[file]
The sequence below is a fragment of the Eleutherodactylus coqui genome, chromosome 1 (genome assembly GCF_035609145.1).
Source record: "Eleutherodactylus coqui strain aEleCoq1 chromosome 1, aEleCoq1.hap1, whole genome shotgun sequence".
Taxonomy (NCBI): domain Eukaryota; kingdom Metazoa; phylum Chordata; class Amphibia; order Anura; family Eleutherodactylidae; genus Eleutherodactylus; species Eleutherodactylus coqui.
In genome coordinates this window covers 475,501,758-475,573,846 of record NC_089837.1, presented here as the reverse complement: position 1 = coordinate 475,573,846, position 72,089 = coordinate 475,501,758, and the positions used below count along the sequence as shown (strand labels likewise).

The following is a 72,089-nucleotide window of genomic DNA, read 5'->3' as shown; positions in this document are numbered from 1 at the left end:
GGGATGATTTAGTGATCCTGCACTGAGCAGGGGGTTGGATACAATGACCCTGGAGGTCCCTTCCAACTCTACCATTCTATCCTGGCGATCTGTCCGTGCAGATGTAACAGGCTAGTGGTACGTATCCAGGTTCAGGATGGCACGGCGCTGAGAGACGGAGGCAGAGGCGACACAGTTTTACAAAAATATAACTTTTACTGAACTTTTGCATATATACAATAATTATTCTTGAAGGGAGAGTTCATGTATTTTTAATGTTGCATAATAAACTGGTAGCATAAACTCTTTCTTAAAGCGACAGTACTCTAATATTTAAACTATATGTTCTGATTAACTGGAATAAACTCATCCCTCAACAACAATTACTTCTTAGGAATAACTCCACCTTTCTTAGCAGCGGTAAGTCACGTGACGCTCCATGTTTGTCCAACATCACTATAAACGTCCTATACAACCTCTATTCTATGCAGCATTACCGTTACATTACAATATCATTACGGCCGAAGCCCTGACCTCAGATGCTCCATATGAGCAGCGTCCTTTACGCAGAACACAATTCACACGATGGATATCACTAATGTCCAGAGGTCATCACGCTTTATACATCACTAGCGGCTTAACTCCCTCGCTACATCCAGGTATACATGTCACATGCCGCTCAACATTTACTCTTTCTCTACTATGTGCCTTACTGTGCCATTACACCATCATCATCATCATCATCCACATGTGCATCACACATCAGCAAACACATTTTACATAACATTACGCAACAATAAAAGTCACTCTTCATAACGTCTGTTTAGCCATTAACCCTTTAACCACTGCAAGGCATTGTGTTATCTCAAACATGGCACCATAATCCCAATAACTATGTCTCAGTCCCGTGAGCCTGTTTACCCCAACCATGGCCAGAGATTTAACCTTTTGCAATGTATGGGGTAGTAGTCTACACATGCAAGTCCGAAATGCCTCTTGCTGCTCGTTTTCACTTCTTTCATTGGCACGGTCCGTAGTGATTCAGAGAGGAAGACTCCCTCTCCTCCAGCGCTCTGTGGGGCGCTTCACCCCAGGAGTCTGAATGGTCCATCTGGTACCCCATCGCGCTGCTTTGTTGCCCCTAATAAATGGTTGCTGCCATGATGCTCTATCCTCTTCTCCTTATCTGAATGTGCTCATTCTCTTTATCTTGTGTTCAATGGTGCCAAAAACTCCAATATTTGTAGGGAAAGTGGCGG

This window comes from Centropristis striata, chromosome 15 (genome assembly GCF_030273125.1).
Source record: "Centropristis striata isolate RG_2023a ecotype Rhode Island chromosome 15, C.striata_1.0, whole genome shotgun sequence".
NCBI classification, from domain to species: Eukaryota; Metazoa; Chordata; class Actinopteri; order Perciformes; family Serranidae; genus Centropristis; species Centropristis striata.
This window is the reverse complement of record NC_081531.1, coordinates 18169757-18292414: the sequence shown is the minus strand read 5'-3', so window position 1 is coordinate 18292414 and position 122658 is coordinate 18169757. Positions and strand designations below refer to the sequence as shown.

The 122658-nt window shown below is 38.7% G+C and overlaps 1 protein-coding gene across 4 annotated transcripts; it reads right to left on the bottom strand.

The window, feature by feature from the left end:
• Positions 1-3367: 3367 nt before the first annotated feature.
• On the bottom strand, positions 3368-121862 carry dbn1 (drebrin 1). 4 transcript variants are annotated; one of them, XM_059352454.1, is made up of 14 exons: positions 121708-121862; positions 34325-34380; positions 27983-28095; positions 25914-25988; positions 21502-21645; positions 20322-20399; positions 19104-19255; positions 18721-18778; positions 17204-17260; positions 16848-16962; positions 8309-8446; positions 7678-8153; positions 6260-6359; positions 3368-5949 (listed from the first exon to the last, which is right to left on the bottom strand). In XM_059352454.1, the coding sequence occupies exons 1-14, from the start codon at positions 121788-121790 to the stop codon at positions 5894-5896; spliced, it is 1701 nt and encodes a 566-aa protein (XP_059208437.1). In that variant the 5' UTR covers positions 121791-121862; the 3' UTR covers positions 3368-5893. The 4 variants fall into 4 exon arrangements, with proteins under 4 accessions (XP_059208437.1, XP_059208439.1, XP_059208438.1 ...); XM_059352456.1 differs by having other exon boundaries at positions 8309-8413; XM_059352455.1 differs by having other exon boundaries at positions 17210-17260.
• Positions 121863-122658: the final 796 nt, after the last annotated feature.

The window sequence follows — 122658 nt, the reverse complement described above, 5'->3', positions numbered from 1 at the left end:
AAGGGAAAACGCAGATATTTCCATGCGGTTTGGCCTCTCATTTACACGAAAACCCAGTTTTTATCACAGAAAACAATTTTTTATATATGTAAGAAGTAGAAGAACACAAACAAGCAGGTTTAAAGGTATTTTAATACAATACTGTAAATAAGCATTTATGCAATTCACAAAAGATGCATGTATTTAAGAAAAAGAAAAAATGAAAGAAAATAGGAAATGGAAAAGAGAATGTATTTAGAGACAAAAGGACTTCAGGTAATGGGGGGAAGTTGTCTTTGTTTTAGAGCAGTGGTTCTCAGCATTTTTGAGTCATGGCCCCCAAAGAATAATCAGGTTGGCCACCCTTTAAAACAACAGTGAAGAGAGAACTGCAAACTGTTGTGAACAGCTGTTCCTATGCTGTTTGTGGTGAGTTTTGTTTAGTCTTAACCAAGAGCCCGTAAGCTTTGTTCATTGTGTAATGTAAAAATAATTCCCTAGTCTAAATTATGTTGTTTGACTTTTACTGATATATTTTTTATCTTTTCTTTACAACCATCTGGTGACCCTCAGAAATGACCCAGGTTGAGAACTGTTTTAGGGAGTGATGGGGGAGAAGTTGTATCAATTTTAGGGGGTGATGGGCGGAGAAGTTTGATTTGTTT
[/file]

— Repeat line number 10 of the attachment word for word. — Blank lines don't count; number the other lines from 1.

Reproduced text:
This window is the reverse complement of record NC_081531.1, coordinates 18169757-18292414: the sequence shown is the minus strand read 5'-3', so window position 1 is coordinate 18292414 and position 122658 is coordinate 18169757. Positions and strand designations below refer to the sequence as shown.